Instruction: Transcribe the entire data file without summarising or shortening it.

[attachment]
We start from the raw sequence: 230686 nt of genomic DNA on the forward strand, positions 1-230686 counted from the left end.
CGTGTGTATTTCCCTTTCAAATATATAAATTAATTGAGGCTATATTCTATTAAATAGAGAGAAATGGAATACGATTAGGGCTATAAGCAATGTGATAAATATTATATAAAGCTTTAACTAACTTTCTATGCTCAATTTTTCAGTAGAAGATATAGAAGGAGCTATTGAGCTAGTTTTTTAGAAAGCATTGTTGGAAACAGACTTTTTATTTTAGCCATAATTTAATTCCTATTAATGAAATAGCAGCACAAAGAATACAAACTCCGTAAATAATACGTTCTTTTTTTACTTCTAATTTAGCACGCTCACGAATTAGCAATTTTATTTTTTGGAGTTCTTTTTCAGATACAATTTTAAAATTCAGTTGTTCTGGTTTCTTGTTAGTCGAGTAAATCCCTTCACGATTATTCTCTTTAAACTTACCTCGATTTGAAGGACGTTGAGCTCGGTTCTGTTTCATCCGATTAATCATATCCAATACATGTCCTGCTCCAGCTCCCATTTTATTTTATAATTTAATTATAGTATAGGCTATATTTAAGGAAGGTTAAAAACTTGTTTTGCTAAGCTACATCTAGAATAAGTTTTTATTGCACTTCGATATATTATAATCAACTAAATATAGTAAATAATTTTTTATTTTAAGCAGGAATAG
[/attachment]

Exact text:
We start from the raw sequence: 230686 nt of genomic DNA on the forward strand, positions 1-230686 counted from the left end.
CGTGTGTATTTCCCTTTCAAATATATAAATTAATTGAGGCTATATTCTATTAAATAGAGAGAAATGGAATACGATTAGGGCTATAAGCAATGTGATAAATATTATATAAAGCTTTAACTAACTTTCTATGCTCAATTTTTCAGTAGAAGATATAGAAGGAGCTATTGAGCTAGTTTTTTAGAAAGCATTGTTGGAAACAGACTTTTTATTTTAGCCATAATTTAATTCCTATTAATGAAATAGCAGCACAAAGAATACAAACTCCGTAAATAATACGTTCTTTTTTTACTTCTAATTTAGCACGCTCACGAATTAGCAATTTTATTTTTTGGAGTTCTTTTTCAGATACAATTTTAAAATTCAGTTGTTCTGGTTTCTTGTTAGTCGAGTAAATCCCTTCACGATTATTCTCTTTAAACTTACCTCGATTTGAAGGACGTTGAGCTCGGTTCTGTTTCATCCGATTAATCATATCCAATACATGTCCTGCTCCAGCTCCCATTTTATTTTATAATTTAATTATAGTATAGGCTATATTTAAGGAAGGTTAAAAACTTGTTTTGCTAAGCTACATCTAGAATAAGTTTTTATTGCACTTCGATATATTATAATCAACTAAATATAGTAAATAATTTTTTATTTTAAGCAGGAATAG